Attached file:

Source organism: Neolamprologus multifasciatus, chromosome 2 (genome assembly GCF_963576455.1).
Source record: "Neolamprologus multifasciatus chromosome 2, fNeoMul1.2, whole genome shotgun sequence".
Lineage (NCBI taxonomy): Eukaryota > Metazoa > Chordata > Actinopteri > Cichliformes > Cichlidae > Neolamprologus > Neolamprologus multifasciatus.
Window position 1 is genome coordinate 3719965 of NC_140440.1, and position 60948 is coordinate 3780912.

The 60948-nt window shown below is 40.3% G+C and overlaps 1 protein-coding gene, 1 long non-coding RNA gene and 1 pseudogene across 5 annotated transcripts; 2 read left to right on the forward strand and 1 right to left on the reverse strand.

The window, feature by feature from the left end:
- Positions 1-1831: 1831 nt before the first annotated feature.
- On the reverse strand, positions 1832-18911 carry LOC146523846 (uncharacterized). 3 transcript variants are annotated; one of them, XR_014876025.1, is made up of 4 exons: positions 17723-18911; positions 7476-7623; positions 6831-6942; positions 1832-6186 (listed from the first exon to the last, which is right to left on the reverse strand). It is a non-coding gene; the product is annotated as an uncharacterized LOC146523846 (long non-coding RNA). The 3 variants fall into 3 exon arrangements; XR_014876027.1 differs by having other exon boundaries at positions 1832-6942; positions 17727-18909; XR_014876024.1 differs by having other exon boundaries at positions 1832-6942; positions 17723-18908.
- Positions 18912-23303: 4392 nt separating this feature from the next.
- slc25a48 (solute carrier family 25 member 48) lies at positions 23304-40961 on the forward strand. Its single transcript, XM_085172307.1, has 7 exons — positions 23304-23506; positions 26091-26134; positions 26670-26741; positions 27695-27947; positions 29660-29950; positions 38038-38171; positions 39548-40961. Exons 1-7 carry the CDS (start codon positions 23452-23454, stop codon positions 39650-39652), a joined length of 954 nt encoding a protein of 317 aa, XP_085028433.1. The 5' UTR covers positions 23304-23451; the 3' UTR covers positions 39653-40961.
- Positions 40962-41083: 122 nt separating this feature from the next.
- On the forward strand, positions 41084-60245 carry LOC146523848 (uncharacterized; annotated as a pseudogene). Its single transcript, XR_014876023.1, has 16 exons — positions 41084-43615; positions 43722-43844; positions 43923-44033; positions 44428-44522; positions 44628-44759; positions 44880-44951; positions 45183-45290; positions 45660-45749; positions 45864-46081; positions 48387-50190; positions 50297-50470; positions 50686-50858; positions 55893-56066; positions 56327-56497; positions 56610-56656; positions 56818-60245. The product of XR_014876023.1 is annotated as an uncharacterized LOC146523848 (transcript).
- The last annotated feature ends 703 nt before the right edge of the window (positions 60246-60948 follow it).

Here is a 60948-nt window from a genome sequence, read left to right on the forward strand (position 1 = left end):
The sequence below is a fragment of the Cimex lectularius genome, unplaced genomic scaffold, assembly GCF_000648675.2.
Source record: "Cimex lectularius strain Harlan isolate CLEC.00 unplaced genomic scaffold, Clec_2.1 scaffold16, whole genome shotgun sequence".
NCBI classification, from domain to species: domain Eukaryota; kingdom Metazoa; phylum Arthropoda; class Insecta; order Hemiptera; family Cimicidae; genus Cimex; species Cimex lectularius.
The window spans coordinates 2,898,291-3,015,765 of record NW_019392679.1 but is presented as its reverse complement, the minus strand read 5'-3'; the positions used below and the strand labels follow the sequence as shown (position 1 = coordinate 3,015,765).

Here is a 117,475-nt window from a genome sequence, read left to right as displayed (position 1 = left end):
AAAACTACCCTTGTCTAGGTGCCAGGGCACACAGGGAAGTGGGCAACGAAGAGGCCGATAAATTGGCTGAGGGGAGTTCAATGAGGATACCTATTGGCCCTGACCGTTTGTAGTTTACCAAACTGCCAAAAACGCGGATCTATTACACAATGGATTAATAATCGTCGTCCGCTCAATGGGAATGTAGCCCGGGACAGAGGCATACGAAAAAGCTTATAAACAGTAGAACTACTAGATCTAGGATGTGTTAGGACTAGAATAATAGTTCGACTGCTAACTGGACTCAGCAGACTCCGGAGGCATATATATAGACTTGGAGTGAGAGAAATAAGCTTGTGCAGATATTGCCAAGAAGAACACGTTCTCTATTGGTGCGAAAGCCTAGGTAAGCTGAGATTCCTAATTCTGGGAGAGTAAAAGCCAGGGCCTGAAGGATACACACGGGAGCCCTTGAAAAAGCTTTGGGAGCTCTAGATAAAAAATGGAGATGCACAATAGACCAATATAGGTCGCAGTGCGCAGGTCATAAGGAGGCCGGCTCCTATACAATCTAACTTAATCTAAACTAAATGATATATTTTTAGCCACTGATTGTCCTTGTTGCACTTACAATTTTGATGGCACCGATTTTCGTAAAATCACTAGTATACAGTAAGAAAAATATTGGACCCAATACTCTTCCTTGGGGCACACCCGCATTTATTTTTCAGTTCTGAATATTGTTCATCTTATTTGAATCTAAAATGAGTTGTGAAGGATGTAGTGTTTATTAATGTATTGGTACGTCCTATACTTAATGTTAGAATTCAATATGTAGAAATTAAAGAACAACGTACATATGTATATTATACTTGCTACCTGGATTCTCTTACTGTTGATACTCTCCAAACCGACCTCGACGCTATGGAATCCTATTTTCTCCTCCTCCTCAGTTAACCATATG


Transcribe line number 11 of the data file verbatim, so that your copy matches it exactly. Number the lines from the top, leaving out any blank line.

- Positions 40962-41083: 122 nt separating this feature from the next.